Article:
He opened a drawer. Before I could even move a muscle, he put the gun to his head and pulled the trigger.
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#1 · 1
· · >>Monokeras
WOAH what a twist. I'm so blown away, no pun intended. The buildup is perfectly inconspicuous, the ending deliciously absurd, those last words ultra tasteful. Well done!
#2 · 1
· · >>Monokeras
I'm having problems with:

The tone, I guess. The first description of the room and some of the word choice: "epiphany", "codswallop, "Quite a puzzle"--had me thinking this was Edwardian England or something similar. But then we get "I know the guy" and "Dude's off his rocker", phrases that definitely don't belong in that setting, and I'm slapped over sideways. Are these guys sporting mutton chops or mullets? It really lessened the impact of the whole thing, having the picture I was forming in my head get smashed to pieces halfway through, so I'd recommend making the tone consistent throughout.

#3 ·
· · >>Monokeras
I like the setup for this, but the ending didn't really bring it home. The idea with suicide stories is to get the reader really on board with the character's decision to resort to it. Not necessarily support that decision, but at least understand it. So he doesn't measure up to some of history's biggest names? Why is that such a big deal. He hasn't said that he felt like a failure otherwise, and he seems to have been perfectly satisfied with his life before he heard the ticking. I don't understand what made that change so much for him. Plus there are many big names in history who were pretty obscure in their time and didn't gain recognition until later. That's never occurred to him? I feel like he's missing out on some detail, too. Did those famous people only hear the ticking on the day before they did something great? I think he'd be more worried if it stopped. The fact that it's still going might mean it's still presaging greatness. And, finally, I can't fathom why he's called the narrator in to hear this explanation and witness his death. I don't know what their relationship is like or anything about the narrator, so I'm not going to be able to figure out why he chose that.
#4 · 1
· · >>Monokeras >>Monokeras
#5 ·
>>Miller Minus
#6 ·
>>Miller Minus
>>Baal Bunny

Congrats to the winners! Well done guys!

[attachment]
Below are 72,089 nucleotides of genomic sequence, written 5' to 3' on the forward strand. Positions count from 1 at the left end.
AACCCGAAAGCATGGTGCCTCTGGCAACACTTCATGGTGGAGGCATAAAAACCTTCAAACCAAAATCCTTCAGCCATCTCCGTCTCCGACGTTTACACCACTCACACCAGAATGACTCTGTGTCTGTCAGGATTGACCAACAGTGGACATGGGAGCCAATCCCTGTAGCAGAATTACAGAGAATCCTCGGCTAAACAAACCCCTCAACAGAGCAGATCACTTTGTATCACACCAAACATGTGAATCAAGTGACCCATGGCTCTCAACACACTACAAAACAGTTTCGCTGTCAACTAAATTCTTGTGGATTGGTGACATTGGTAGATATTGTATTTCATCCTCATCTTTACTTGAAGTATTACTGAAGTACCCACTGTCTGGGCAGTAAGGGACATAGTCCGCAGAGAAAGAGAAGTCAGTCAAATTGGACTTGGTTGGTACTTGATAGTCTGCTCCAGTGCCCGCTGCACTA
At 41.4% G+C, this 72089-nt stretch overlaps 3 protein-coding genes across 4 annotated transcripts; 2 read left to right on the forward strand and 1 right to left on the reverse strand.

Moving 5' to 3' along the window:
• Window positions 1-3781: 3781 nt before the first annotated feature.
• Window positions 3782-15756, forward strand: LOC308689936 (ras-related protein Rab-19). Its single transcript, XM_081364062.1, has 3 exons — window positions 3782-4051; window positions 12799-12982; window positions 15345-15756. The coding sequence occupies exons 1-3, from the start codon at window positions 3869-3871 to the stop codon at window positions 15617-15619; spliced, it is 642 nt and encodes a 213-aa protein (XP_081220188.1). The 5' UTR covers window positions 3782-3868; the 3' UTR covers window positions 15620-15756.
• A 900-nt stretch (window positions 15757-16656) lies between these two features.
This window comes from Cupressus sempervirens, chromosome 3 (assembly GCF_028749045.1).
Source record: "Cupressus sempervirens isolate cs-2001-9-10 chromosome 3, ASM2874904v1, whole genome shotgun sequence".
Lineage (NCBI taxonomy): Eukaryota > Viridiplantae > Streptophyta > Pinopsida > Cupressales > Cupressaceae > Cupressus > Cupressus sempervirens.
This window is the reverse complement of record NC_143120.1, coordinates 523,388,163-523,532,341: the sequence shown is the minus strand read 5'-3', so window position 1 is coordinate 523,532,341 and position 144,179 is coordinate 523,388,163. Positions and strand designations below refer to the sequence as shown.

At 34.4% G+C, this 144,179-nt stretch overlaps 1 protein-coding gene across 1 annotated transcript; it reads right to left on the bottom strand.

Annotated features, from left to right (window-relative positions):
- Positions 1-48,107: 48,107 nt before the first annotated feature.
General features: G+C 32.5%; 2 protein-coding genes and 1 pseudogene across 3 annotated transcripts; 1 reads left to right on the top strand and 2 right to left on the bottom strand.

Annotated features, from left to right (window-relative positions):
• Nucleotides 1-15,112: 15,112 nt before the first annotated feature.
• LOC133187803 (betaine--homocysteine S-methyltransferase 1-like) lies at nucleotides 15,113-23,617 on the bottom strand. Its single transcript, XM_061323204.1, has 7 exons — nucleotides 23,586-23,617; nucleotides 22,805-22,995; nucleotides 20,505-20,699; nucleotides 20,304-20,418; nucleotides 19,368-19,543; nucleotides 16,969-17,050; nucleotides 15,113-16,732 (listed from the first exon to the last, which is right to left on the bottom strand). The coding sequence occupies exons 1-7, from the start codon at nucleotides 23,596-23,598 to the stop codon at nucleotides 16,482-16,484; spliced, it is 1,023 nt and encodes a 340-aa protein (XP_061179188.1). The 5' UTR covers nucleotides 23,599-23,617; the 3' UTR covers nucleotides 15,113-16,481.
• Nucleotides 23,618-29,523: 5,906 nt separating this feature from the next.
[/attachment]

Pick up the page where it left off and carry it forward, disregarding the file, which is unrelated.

Thanks to anyone for commenting!

To Baal Bunny: trying to find a consistent voice is something I occasionally still stumble on. Matter of fact, the problem is that I fall prey to a lingering temptation, namely to use in my stories idioms or words I’m not yet 100% familiar with in order to have them sink into my brains. But that often breaks the tone, because those idioms/words are rarely relevant with what my usual style is—somewhat archaic. In this case, however, I must also own up to not knowing exactly when to locate the story in time. I thought about middle 20th century England, then a more modern setup, and finally this vacillation led to the incoherencies you mentioned. Very well spotted indeed!

To Pasco: fair enough. I think this story is cramped within the 750 word frame. While there is hardly more to say, it still lacks a sort of introduction, or explanation, that would set its background and enlighten the readers of its whereabouts. What I tried to convey is that the guy is pretty satisfied with his life until he hears that ticking. While he may dismiss the ticking as hallucinatory the first and second time, especially since, as a doctor, he certainly is a rationalist, the fact that the phenomenon repeats each week at a precise time, and that other people hear it too, finally convinces him it is real. Then he seeks the meaning of it, and finds the book of that famous historian, leading him to believe that something unusual will happen to him. But nothing happens, and he concludes he’s a failure, or that God somehow mocks him. Hence is final decision.

But, once again, I agree the story is somehow rushed because I tried to pack as much as I could, and it feels cooped. Still I’m flattered you found the setup good.

See you at the next session; meanwhile, I wish you a very nice Christmas and all the best for the upcoming season's days.